Behind the Numbers

Fear Factor

Fear Factor

Scott Clement is the polling analyst for the Washington Post. The poll-watcher analysis series on American public opinion on foreign policy is cross-posted at the Behind the Numbers blog.

The remaining Republican presidential hopefuls clashed fiercely over Iran’s nuclear ambitions in the final debate, on Dec. 15, before the Jan. 3 Iowa caucuses, with Ron Paul clearly staking out a position of nonintervention at odds with the others. By some measures, though, both sides are out of step with GOP voters on the issue.

Republican voters also appear to lack an appetite for engaging Iran militarily at the moment, at least while diplomacy is an alternative.

Americans are not fond of Iran. Half the public sees Iran as an enemy, a number that peaked among Republicans in a national CNN/ORC International poll this spring. Nearly seven in 10 Republicans called Iran’s nuclear efforts a very serious threat to national security in a Quinnipiac University poll, and a similar percentage rated sanctions against the country as ineffective. Half of Republicans in that poll backed military action to stop Iran from developing a nuclear weapon, and nearly two in three supported such action if sanctions were unsuccessful.

But Paul’s preference for diplomacy is also shared by many Republicans. More than six in 10 picked "economic and diplomatic efforts" as the best Iran policy right now, according to a November CNN/ORC survey; fewer than one in four chose military action. Paul’s call for eschewing sanctions in favor of free trade agreements, however, stands in stark contrast with his fellow partisans, who see Iran as a genuine threat and an enemy. Over nine in 10 Republicans in a 2010 Pew Research Center poll approved of increasing sanctions in an effort to keep Iran from developing a nuclear weapon.

The schism reflects a central challenge for Paul in winning his party’s nomination. In a long-standing trend tracked by the Pew Research Center most recently this spring, by nearly 2-to-1 Americans see diplomacy rather than military strength as the best way to ensure peace, but Republicans see the military as more important than diplomacy.

To reduce the deficit, Paul proposes cutting "military spending, not defense," contending that a reduced presence around the world will not weaken America’s military might. Nearly four in 10 Republicans and GOP-leaning independents (39 percent) supported reducing military spending in an October Washington Post-Bloomberg poll, but more, 56 percent, were opposed.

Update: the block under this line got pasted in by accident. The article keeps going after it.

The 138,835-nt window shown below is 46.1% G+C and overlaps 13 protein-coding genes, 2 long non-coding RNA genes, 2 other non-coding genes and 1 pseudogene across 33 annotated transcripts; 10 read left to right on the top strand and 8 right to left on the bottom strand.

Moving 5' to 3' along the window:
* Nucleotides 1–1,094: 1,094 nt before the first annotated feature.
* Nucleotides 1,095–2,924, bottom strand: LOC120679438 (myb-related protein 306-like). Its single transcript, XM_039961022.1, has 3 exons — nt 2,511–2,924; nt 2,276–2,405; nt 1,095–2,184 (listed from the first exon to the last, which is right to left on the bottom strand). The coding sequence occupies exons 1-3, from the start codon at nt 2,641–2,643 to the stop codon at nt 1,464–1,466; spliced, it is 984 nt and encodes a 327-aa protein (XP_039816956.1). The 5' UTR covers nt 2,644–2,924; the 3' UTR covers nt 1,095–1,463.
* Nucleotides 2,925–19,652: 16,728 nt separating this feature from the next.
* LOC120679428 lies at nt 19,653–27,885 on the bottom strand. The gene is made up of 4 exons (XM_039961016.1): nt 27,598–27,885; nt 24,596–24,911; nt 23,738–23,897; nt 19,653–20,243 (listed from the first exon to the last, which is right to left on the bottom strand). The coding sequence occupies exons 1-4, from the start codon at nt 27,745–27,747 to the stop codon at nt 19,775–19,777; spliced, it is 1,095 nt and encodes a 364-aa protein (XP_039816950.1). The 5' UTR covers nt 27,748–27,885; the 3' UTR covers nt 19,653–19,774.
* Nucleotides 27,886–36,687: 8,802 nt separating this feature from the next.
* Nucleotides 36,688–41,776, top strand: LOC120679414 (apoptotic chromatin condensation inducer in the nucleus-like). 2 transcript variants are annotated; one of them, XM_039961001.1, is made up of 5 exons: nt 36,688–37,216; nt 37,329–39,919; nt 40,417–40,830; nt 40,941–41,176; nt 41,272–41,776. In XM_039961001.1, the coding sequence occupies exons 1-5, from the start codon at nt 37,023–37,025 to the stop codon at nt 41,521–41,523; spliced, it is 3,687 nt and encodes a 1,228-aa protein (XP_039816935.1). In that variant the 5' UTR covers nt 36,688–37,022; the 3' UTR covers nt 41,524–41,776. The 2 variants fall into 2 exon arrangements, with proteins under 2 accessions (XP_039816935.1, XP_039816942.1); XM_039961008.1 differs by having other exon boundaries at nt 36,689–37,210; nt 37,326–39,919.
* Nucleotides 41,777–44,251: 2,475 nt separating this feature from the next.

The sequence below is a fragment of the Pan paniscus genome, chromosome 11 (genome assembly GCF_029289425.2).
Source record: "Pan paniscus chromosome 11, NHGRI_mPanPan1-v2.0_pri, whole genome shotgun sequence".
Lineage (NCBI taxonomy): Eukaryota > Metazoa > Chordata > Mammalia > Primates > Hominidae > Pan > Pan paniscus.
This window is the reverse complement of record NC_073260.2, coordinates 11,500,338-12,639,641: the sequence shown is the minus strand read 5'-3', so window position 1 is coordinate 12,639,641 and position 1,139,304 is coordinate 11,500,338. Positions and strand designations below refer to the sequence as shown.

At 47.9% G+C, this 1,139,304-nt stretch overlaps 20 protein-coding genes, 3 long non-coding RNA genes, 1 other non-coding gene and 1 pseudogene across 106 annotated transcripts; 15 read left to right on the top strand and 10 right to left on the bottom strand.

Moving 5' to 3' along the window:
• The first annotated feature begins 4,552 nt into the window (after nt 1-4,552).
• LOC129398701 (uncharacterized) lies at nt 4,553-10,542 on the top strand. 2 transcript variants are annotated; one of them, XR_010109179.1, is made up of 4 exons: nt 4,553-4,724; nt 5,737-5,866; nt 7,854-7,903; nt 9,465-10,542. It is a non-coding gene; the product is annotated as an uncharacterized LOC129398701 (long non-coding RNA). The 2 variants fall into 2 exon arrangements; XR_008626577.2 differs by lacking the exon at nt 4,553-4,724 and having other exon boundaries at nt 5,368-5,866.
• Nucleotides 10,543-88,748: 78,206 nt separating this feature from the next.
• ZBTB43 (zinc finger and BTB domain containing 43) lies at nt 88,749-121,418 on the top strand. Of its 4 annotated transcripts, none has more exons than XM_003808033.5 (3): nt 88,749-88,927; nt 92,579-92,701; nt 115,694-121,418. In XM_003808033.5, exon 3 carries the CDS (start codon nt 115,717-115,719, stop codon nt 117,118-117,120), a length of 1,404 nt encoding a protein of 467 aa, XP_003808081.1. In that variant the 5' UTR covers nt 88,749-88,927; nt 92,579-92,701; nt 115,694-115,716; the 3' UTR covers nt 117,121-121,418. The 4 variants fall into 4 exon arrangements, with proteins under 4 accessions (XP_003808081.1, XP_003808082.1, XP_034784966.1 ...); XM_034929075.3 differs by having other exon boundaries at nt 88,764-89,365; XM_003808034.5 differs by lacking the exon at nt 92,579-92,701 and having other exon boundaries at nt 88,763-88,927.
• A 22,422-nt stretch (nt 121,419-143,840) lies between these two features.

Concern over Muslims also appears to underpin disagreements between Paul and his rivals on Iran. During Dec. 15’s debate, Minnesota Rep. Michele Bachmann argued that Iran’s mission is to "extend jihad across the world and eventually to set up a worldwide caliphate. We would be fools and knaves to ignore their purpose and their plan." Paul countered that "to say all Muslims are the same.… This is dangerous talk."

Islam is a concern for many Republicans. Fully two-thirds of Republicans voiced an unfavorable view of the religion in a 2010 Washington Post-ABC News poll, compared with about half of all Americans. And Republicans split about evenly — 43 to 44 percent — on whether mainstream Islam encourages violence against non-Muslims.

Altogether, Republican skirmishes over Iran and military intervention generally do not seem to have benefited Paul so far. In Iowa, fully 46 percent of likely caucus-goers in an early December Post-ABC poll said Paul’s opposition to U.S. military intervention was a major count against him, while fewer than half as many — 22 percent — said it was a major reason to back him.

Paul’s opponents are sharpening their words on Paul’s potential weakness. On Tuesday, Dec. 20, former House Speaker Newt Gingrich threw a jab at Paul’s opposition-to-foreign-policy stance, according to the Washington Post‘s Peter Wallsten. "National security really matters," Gingrich responded when asked by a reporter about Paul. "Iran really matters. The fact that bad guys attacked the U.S. on 9/11 really matters. People need to take seriously when they go into the caucuses the issue of national security."

(Side note: A handy tool from the Washington Post‘s politics team allows you to examine what GOP candidates said in every televised debate so far.)